In a commentary written in the June 2014 edition of The Chronicle of Higher Education, Mr. Peter Conn states: if a Christian college makes its faculty sign a statement of faith indicating that the professors believe in the historicity of Scripture, then that would be grounds for the school losing its academic accreditation in “respectable” society. The author also states,
Let me be clear. I have no particular objection to like-minded adherents of one or another religion banding together, calling their association a college, and charging students for the privilege of having their religious beliefs affirmed. However, I have a profound objection to legitimizing such an association through accreditation, and thereby conceding that the integrity of scholarship and teaching is merely negotiable. I also object to the expenditure of taxpayer dollars in support of religious ideology, in particular when that ideology has set itself in opposition to the findings of modern science.
The retrograde battle that religious fundamentalists are waging against science has become a melancholy fact of our contemporary cultural life. Legislators around the country conspire to find academic room for the oxymoronic charade called “creation science.”
Let me be clear. Mr. Conn’s bifurcation of accredited universities into those that are good for a “respectable society” and those that are not is nonsense. In particular, he is seriously confused about the origins and nature of modern science itself which developed and grew in the cradle of Christianity. Regardless of whether one is for or against what he calls “creation science”, or evolutionism, reductionism, materialism or whatever else, the focus of accreditation has and should be on science. Indeed, the interpretation of scientific evidence is not neutral, but depends on the scientist’s presuppositions. Here is where the difference lies between the Christian perspective and other perspectives.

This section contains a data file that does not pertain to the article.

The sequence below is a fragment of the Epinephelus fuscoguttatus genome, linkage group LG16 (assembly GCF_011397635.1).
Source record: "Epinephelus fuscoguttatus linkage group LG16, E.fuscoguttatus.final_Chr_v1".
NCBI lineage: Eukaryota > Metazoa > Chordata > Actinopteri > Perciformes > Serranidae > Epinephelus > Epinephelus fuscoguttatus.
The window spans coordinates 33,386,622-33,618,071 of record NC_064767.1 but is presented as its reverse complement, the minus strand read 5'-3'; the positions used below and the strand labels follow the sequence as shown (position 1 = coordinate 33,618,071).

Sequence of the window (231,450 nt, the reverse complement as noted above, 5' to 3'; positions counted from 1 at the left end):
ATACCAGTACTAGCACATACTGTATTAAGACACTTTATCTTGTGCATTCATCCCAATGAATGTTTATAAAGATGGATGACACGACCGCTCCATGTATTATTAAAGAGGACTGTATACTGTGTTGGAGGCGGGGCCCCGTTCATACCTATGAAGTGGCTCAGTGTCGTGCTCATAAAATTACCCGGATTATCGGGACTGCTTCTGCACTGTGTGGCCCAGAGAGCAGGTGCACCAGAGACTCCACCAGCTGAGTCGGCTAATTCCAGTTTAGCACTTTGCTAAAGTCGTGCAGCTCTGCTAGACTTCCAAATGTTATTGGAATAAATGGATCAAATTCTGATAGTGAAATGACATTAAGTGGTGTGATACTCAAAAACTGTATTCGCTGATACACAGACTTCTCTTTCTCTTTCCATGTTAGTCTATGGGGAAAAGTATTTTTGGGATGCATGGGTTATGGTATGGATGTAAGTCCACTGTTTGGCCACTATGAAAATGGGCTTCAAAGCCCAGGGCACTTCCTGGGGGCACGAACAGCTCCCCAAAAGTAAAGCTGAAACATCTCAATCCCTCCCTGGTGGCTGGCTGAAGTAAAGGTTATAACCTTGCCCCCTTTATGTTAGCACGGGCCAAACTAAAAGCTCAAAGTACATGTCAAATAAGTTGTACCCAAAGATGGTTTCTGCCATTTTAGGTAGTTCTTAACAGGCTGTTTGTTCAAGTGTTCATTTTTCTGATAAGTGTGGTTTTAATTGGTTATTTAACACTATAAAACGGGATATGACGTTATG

Indeed, Mr. Conn’s critique itself is not based on science. He has simply smuggled in his philosophy along with an arbitrary moral standard to embark on an apparent crusade against Christians who simply disagree with him. Mr. Conn does not like and objects to certain interpretations of scientific evidence. This has nothing to do with the credibility of the science or the competence of the scientist who has a different point of view than Mr. Conn.
Unfortunately, Mr. Conn’s commentary simply poisons the well of an already disjointed academy. For the academy to move forward we must accept the fact that equally competent scientists will differ in their interpretations of scientific evidence. (Even scientists who adhere to Darwinian evolutionism as a metanarrative disagree with each other.)
Erecting such a hostile, artificial boundary via accreditation as he suggests is unnecessary and counterproductive. It is very easy for any academician to fall into this type of thinking when they become frustrated with the point of view of others with whom they disagree.
But the need now within the Academy is to build bridges of communication, collaboration, and mutual respect.